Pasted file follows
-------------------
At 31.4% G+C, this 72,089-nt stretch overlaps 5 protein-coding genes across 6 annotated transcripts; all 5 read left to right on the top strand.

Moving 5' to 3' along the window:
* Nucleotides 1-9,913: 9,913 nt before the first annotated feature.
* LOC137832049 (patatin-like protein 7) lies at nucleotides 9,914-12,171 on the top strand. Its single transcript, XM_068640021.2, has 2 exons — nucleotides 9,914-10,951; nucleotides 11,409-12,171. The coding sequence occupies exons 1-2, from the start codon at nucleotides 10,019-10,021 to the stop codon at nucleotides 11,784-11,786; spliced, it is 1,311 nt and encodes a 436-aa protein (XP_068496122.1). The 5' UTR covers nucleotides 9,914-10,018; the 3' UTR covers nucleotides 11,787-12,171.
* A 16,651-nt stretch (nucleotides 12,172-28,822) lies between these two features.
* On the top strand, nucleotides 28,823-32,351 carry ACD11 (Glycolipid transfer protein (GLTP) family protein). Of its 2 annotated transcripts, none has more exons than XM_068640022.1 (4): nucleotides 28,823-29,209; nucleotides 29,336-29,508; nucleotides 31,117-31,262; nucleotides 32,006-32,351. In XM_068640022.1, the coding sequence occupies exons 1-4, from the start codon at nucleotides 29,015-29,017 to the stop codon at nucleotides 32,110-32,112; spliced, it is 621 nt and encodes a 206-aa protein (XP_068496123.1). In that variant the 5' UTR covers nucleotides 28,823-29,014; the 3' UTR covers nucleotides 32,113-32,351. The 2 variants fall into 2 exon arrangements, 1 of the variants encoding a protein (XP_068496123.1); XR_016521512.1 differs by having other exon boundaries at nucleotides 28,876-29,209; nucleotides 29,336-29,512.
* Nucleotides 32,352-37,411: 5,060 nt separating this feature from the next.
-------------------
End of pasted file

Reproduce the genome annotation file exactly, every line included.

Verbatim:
At 31.4% G+C, this 72,089-nt stretch overlaps 5 protein-coding genes across 6 annotated transcripts; all 5 read left to right on the top strand.

Moving 5' to 3' along the window:
* Nucleotides 1-9,913: 9,913 nt before the first annotated feature.
* LOC137832049 (patatin-like protein 7) lies at nucleotides 9,914-12,171 on the top strand. Its single transcript, XM_068640021.2, has 2 exons — nucleotides 9,914-10,951; nucleotides 11,409-12,171. The coding sequence occupies exons 1-2, from the start codon at nucleotides 10,019-10,021 to the stop codon at nucleotides 11,784-11,786; spliced, it is 1,311 nt and encodes a 436-aa protein (XP_068496122.1). The 5' UTR covers nucleotides 9,914-10,018; the 3' UTR covers nucleotides 11,787-12,171.
* A 16,651-nt stretch (nucleotides 12,172-28,822) lies between these two features.
* On the top strand, nucleotides 28,823-32,351 carry ACD11 (Glycolipid transfer protein (GLTP) family protein). Of its 2 annotated transcripts, none has more exons than XM_068640022.1 (4): nucleotides 28,823-29,209; nucleotides 29,336-29,508; nucleotides 31,117-31,262; nucleotides 32,006-32,351. In XM_068640022.1, the coding sequence occupies exons 1-4, from the start codon at nucleotides 29,015-29,017 to the stop codon at nucleotides 32,110-32,112; spliced, it is 621 nt and encodes a 206-aa protein (XP_068496123.1). In that variant the 5' UTR covers nucleotides 28,823-29,014; the 3' UTR covers nucleotides 32,113-32,351. The 2 variants fall into 2 exon arrangements, 1 of the variants encoding a protein (XP_068496123.1); XR_016521512.1 differs by having other exon boundaries at nucleotides 28,876-29,209; nucleotides 29,336-29,512.
* Nucleotides 32,352-37,411: 5,060 nt separating this feature from the next.